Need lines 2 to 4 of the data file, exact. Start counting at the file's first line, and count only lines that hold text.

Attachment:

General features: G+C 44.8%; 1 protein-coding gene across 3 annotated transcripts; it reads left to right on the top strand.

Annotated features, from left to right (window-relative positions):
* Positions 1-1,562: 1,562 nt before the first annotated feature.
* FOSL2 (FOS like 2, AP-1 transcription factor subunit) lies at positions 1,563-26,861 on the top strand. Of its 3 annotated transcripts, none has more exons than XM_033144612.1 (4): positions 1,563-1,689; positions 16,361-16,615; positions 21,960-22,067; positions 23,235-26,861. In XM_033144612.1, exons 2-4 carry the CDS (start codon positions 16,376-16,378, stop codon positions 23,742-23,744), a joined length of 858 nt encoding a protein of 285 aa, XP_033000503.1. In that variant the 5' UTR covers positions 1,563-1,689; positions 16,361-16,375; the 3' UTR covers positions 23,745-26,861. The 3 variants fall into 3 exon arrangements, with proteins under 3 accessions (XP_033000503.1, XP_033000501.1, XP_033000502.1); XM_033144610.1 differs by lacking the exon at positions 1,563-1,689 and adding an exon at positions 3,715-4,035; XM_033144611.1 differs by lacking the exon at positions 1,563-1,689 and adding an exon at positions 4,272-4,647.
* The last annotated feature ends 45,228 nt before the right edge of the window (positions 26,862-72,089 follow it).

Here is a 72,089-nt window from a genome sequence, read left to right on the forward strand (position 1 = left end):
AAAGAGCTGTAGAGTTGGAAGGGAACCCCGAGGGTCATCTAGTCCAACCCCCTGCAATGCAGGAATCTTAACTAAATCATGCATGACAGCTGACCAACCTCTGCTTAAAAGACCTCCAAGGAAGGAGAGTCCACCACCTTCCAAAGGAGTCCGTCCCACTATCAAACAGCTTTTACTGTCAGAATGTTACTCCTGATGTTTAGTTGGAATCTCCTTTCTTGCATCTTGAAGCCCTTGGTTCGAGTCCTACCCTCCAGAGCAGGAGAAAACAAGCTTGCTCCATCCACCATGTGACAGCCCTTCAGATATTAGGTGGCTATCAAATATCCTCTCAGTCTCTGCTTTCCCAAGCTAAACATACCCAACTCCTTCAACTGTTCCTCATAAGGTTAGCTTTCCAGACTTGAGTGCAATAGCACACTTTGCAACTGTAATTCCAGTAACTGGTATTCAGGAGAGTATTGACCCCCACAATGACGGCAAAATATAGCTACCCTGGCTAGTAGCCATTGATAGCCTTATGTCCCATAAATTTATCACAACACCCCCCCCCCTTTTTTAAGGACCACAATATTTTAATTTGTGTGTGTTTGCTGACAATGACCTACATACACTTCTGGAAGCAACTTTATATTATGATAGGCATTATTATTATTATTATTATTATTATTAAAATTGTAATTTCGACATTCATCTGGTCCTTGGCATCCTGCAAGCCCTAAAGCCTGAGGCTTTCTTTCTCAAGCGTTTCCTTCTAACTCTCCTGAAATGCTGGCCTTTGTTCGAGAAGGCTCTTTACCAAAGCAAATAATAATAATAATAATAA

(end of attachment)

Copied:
Annotated features, from left to right (window-relative positions):
* Positions 1-1,562: 1,562 nt before the first annotated feature.
* FOSL2 (FOS like 2, AP-1 transcription factor subunit) lies at positions 1,563-26,861 on the top strand. Of its 3 annotated transcripts, none has more exons than XM_033144612.1 (4): positions 1,563-1,689; positions 16,361-16,615; positions 21,960-22,067; positions 23,235-26,861. In XM_033144612.1, exons 2-4 carry the CDS (start codon positions 16,376-16,378, stop codon positions 23,742-23,744), a joined length of 858 nt encoding a protein of 285 aa, XP_033000503.1. In that variant the 5' UTR covers positions 1,563-1,689; positions 16,361-16,375; the 3' UTR covers positions 23,745-26,861. The 3 variants fall into 3 exon arrangements, with proteins under 3 accessions (XP_033000503.1, XP_033000501.1, XP_033000502.1); XM_033144610.1 differs by lacking the exon at positions 1,563-1,689 and adding an exon at positions 3,715-4,035; XM_033144611.1 differs by lacking the exon at positions 1,563-1,689 and adding an exon at positions 4,272-4,647.